What is the Glycemic Index?
Who knew eating would turn into a science fair? It seems like it nowadays, doesn’t it? We have indices, different types of carbs, macronutrients, scales, calculators and headaches.
Still— you’re here—to feed your mind with some knowledge. Getting buff on some blogs is a good sign that you are a health warrior.
So, let’s scarf down some knowledge on the glycemic index.
Whether you first heard this term from your trainer, friend or nutritionist, or you heard it because you have medical issues with blood sugar, it’s important to understand it so you can make smart choices on food.
The glycemic index is a number that indicates how quickly your body will convert the carbs of that good into glucose (sugar).
The smaller the number, the less impact the food has on your blood sugar.
- 55 or less = Low (good)
- 56 to 69 = Medium
- 70 or higher = High (bad) (kind of—see below regarding Glycemic Load)
Typically, the more natural the food is to how they’re found in the ground, vine or in a tree, the lower the glycemic index.
In other words, whole plant foods will typically be lower than processed/refined foods with added sugars.
But when it’s all said and done, what does it mean exactly—the impact of food on your blood sugar?
Food and Glycemic Value
The higher the foods’ glycemic index, the more quickly your blood sugar levels will raise. This is because of the way your body processes those types of carbs. They are usually simple carbs with one or two molecules of sugar that the body converts quickly into glucose to use for energy.
The lower the number, the more slowly the body digests the carb. This usually indicates it is a complex carbohydrate. Complex carbs like many vegetables and starches are not digestible, in terms of their sugar molecules. They pass through the stomach and are absorbed in the intestines. They are important for intestinal health and, of course, energy.
A lot of people think carb counting is all you need. But that’s not the case. As you can see, the two forms of carbs impact blood sugar very differently, and as such, impact health very differently. Therefore, if you have a medical condition like diabetes, or you are carb-counting you can use the glycemic index to identify good carbs from bad carbs.
Your targeted GI for your meal will also depend on your level of activity and health. For instance if you are going to partake in an endurance event, you’ll likely seek high GI foods to provide quick energy. If you’re watching your blood sugar, you’ll want to stick to the lower GI foods.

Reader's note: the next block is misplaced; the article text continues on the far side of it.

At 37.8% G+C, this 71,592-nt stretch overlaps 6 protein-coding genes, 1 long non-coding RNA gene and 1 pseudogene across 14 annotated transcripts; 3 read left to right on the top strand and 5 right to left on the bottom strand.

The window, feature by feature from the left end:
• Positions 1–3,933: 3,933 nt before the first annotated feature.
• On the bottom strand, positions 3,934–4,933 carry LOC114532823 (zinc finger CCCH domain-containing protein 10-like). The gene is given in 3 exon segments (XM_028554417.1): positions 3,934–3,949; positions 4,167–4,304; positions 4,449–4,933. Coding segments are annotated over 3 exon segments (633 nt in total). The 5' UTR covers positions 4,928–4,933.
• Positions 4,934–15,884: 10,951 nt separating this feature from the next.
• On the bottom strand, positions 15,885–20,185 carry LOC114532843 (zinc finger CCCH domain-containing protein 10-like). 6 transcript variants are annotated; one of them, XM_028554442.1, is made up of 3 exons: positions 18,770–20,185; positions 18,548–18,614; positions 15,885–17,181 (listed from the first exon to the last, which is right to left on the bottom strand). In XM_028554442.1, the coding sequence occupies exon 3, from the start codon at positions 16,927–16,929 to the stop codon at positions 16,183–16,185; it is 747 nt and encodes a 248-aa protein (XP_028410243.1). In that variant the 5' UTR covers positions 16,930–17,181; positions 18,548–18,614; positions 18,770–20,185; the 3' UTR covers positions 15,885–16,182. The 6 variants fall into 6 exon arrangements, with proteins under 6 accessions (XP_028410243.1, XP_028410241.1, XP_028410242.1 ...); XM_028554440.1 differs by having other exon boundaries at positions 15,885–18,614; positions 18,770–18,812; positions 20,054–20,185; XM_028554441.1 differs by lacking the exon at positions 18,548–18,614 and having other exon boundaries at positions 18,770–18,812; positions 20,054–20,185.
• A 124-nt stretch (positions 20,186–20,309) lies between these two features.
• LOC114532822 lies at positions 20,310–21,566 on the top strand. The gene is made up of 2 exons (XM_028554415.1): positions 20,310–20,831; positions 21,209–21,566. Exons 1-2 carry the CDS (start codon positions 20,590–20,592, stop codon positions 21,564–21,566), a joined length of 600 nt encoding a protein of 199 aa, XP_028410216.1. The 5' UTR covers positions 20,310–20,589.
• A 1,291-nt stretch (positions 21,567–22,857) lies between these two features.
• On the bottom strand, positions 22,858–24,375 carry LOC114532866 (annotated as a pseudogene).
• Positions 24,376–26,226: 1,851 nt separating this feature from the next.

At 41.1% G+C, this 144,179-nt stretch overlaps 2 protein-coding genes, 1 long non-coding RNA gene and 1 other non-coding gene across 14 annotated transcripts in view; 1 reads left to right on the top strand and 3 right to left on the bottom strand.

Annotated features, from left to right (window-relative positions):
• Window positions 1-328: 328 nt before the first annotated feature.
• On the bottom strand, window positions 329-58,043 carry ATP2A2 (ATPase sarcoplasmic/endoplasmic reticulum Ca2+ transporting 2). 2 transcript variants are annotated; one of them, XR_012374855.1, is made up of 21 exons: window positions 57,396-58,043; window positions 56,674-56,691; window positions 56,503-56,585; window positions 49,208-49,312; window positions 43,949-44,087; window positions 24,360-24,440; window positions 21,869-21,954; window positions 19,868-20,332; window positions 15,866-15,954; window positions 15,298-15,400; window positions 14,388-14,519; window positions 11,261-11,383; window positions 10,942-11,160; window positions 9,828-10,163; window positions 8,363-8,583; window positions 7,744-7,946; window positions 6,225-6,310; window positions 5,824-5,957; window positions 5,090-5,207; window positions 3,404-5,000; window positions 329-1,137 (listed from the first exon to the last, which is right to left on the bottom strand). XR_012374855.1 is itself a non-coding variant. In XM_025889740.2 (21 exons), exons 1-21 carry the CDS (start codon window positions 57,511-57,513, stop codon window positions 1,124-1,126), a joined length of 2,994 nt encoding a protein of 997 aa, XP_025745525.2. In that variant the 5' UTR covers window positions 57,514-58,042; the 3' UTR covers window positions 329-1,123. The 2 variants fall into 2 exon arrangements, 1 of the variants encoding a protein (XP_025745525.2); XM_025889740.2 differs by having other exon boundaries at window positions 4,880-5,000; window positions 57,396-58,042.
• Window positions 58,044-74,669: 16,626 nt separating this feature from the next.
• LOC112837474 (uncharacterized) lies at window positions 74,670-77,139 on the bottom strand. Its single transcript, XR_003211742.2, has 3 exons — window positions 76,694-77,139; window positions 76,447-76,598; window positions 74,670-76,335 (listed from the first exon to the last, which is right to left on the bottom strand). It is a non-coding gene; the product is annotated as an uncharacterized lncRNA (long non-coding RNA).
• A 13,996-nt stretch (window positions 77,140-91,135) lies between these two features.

But, just because you know the number, doesn’t mean it stays the same—the longer you cook starches increases the GI value, the more ripe some foods are like bananas can increase its glycemic value and adding acids like vinegar during cooking can lower the glycemic index.
Additionally, you need to do some final math before you make your final food selections.
Glycemic Load of Food
Another factor is knowing how much glucose that food delivers. It’s not just about how quickly your body will convert the food to sugar, but how much sugar it will load into your bloodstream.
This value is aptly named glycemic load.
You can determine the amount of glucose a food will load into your blood by taking the number of the grams of carbs in one serving, multiplying it by the GI number and then dividing it by 100.
Carbs (g) x GI / 100
A glycemic load of:
- 10 or below is considered low
- 20 or above is considered high
This is really important to understand because you may make incorrect assumptions about foods based solely on their GI value.
According to Diabetes.org “Watermelon, for example, has a high glycemic index (80). But a serving of watermelon has so little carbohydrate (6 grams) that its glycemic load is only 5.”
So you can definitely start with low to medium GI, but if a natural food has a higher GI, do a little more math before you scratch it off your list. Watermelon, in particular, is chock-full of citrulline which is actually great for cardiovascular health.
So, there you have it–you probably know more than most now about glycemic index.
Your brain just got bigger–and it looks good. Real good.